News from Leo Walmsley for Accessibility 2011

  • Finishing at Boredale and preparing for helicopter lifts

    06:38 08 July 2019
    By Ade Mills, Pete Entwistle, Leo Walmsley

    Since our last post much of our time has been spent repairing the footpath up to Boredale Hause.

    Towards the top end of the footpath the path-line follows a natural gully, but this has been much worsened by water and footfall.

     Starting work in the gully

    The gully was steep through the lower section but levelled off as height is gained. There was also a fair amount of buried rock and areas of bedrock that made constructing the path more difficult.

     Path progressing through the gully

    Nearby large boulders were moved and incorporated into the landscaping to help protect the edge of the path and give the work a more natural feel.

     Completed section of path

    Due to the steepness of the bank in the gully a vertical edge was formed next to the path as we built the footpath.

     Top of gully before landscaping

    This edge was graded back into the slope and turf edged before seeding. All the spoil that was generated while creating the footpath was moved and used for landscaping work and also seeded and spot-turfed.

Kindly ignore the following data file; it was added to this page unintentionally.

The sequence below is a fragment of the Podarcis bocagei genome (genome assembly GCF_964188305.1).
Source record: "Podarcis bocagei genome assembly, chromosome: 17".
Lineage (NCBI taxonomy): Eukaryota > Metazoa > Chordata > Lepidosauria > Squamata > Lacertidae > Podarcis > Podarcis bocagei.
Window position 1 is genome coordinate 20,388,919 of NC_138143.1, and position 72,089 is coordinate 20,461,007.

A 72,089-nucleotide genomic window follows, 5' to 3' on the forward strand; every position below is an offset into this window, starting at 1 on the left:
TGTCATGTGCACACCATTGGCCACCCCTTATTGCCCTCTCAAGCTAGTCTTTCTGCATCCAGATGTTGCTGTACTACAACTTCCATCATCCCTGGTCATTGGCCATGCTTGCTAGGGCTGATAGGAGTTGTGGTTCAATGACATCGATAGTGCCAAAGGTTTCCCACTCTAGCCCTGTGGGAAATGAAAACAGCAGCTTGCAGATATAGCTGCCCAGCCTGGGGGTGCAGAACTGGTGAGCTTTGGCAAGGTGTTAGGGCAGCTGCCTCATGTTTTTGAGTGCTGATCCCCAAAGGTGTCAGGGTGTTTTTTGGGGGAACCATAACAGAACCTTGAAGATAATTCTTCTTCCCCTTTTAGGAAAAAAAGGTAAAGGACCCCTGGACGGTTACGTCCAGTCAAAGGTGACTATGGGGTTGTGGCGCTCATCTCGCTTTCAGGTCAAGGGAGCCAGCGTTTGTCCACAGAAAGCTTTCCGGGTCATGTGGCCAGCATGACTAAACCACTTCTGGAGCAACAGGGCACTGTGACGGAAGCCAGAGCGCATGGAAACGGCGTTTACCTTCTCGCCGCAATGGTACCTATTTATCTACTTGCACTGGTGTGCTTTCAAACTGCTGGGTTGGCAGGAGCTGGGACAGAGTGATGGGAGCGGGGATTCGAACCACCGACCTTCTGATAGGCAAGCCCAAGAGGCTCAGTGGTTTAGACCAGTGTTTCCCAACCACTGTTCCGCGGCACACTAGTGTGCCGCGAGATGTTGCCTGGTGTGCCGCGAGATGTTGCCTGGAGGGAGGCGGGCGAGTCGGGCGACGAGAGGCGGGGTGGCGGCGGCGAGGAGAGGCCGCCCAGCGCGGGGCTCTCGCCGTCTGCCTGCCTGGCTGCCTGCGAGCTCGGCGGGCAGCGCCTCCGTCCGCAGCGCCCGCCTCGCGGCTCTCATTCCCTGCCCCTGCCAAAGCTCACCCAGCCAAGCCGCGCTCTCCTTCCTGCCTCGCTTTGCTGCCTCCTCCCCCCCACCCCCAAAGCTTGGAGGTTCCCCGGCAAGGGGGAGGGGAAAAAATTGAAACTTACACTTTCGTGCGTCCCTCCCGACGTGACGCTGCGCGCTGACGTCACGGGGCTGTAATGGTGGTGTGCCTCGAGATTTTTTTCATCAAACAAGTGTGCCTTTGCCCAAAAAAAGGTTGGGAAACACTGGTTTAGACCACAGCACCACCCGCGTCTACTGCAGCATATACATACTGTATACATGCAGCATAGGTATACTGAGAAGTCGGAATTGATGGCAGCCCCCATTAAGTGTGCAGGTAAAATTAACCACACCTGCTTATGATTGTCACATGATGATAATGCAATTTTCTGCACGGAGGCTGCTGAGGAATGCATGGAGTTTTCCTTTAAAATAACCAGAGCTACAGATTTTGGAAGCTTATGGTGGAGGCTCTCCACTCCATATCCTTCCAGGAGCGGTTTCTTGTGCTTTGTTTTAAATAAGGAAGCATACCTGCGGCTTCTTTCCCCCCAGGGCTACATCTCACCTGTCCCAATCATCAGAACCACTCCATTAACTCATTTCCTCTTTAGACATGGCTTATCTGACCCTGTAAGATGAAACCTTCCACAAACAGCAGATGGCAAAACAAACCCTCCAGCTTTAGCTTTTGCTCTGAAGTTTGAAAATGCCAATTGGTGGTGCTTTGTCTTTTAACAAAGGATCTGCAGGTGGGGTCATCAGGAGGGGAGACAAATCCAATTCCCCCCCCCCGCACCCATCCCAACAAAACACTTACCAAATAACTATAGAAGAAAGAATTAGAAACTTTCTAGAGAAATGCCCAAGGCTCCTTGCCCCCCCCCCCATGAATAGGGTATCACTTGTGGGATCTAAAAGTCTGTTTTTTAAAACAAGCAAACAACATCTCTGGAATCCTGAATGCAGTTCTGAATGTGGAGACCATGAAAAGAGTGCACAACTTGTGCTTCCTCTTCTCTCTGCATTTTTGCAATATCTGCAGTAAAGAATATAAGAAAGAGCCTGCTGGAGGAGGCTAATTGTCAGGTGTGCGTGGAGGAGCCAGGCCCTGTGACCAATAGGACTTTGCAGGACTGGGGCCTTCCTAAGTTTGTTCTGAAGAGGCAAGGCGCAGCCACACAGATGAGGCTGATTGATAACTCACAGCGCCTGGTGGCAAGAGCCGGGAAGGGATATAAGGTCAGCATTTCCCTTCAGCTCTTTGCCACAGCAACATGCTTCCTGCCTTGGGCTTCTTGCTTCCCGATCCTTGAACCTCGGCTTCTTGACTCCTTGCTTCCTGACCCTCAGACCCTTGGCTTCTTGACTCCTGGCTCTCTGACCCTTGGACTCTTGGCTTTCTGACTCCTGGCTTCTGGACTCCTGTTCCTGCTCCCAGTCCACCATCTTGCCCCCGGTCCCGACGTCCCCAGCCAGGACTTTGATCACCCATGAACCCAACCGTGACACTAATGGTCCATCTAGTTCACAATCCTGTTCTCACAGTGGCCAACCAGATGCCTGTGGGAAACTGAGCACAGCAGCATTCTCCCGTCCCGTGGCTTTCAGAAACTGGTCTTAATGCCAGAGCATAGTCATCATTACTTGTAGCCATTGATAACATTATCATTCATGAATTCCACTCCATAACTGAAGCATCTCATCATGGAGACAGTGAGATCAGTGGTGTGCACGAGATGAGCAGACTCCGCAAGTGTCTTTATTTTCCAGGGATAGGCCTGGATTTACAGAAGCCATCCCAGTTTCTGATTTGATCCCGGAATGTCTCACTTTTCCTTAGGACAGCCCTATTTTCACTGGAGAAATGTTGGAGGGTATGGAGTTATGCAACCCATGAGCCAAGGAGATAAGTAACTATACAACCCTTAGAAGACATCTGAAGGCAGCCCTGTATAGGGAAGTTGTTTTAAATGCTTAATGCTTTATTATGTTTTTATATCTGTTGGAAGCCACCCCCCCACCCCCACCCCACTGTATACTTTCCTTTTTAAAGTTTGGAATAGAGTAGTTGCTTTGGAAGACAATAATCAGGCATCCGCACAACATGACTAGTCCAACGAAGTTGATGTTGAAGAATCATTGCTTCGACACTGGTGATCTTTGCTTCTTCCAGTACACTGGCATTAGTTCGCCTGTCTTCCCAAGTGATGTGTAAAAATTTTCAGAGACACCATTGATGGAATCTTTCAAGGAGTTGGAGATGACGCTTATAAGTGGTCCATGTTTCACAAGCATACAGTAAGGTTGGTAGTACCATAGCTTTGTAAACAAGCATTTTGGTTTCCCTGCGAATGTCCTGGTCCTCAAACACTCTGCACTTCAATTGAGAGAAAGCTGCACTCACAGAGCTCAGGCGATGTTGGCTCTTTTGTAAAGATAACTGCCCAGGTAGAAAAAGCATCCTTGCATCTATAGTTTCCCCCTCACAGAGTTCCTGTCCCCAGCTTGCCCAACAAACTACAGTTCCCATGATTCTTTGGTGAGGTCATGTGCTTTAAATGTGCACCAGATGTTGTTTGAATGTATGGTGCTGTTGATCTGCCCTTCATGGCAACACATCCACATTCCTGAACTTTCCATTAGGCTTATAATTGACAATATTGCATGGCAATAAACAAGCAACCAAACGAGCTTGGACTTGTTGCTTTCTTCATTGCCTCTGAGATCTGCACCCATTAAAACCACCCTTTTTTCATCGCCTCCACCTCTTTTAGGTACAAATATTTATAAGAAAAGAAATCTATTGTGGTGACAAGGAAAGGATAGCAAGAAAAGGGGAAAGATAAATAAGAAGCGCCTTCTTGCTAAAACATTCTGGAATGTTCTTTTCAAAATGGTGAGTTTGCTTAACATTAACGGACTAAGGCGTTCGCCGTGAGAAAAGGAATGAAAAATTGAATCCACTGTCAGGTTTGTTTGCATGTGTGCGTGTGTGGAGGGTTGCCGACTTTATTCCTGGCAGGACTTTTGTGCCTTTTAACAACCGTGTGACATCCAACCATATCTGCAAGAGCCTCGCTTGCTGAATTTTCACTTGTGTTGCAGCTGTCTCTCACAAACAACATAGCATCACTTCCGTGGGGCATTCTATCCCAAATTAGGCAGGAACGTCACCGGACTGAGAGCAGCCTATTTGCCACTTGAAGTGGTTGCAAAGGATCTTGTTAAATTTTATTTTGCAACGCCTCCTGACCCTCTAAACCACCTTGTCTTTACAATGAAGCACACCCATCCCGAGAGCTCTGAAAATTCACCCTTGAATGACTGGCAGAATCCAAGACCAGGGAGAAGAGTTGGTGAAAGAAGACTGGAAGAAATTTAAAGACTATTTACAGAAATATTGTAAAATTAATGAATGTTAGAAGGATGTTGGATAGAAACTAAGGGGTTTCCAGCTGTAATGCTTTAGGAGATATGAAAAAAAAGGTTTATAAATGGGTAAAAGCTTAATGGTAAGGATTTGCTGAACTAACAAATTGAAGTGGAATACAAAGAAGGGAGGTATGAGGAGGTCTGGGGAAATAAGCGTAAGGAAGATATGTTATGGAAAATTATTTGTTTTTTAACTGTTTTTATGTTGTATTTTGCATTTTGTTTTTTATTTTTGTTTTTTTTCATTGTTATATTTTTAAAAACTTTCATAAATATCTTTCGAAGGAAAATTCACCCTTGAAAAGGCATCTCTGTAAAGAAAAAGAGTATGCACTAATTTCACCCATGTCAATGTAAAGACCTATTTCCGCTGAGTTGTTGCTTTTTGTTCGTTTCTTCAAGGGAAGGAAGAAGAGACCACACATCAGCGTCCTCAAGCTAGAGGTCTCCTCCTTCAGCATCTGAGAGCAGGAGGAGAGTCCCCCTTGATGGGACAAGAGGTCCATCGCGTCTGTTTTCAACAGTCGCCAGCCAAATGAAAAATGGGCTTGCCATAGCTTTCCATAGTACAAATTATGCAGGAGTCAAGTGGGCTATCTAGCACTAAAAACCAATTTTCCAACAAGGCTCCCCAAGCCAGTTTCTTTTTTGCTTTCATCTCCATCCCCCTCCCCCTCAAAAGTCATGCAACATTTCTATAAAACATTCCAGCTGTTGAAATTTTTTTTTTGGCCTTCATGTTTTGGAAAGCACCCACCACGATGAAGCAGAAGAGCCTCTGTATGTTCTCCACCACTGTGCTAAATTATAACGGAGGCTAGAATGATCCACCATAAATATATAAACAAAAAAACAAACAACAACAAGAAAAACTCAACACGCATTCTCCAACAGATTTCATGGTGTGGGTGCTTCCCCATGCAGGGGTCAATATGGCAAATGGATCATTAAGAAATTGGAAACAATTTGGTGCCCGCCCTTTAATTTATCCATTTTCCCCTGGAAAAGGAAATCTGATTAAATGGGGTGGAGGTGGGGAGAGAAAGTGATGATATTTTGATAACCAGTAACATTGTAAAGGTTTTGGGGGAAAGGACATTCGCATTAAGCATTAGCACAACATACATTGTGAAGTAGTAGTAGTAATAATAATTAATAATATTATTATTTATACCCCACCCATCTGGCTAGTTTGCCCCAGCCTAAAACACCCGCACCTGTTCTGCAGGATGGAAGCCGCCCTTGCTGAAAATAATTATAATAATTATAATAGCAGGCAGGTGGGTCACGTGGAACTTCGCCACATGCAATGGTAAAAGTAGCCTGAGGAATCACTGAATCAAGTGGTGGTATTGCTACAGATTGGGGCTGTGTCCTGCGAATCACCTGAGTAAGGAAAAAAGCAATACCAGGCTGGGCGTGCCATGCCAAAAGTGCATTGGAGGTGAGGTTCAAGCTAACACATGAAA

Top of gully after landscaping

    The last section that we worked on was a short section of path incorporating a stone drain that led up to a section of bedrock.

     Working on the top section

    Once again the spoil generated was used to landscape the path before turfing and seeding.

     Completed top section

    The path gains height and joins seamlessly into a section of bedrock that is incorporated into the footpath.

    Tied into the bedrock

    With the footpath up to Boredale Hause completed we began preparing for the upcoming helicopter lifts.

     Loading the power barrow with pitching stone

    Back in December 2015, during Storm Desmond, a large quantity of stone was washed down Glenridding Beck and had to be removed to prevent more flooding. So early in 2016 we took the opportunity to pick through the rock and store it for future path repairs.

     Bags full of rock ready to be flown

    As suitable stone around Gowbarrow Fell is hard to find we're using some of the rock retrieved after the floods to repair a steep section of path on the Dockray side of Gowbarrow.

     Loading a power barrow with aggregate 

    Through flatter, peaty, sections of the footpath we're using stone aggregate to build a more solid and sustainable path.

    Filling a heli-bag with aggregate

    The areas of path that we had previously worked on have been really successful. Further erosion to the path has been stopped and areas surrounding the footpath have now nicely revegetated. You can see how we previously worked with the aggregate on Gowbarrow by clicking on the link to this previous blog post... link.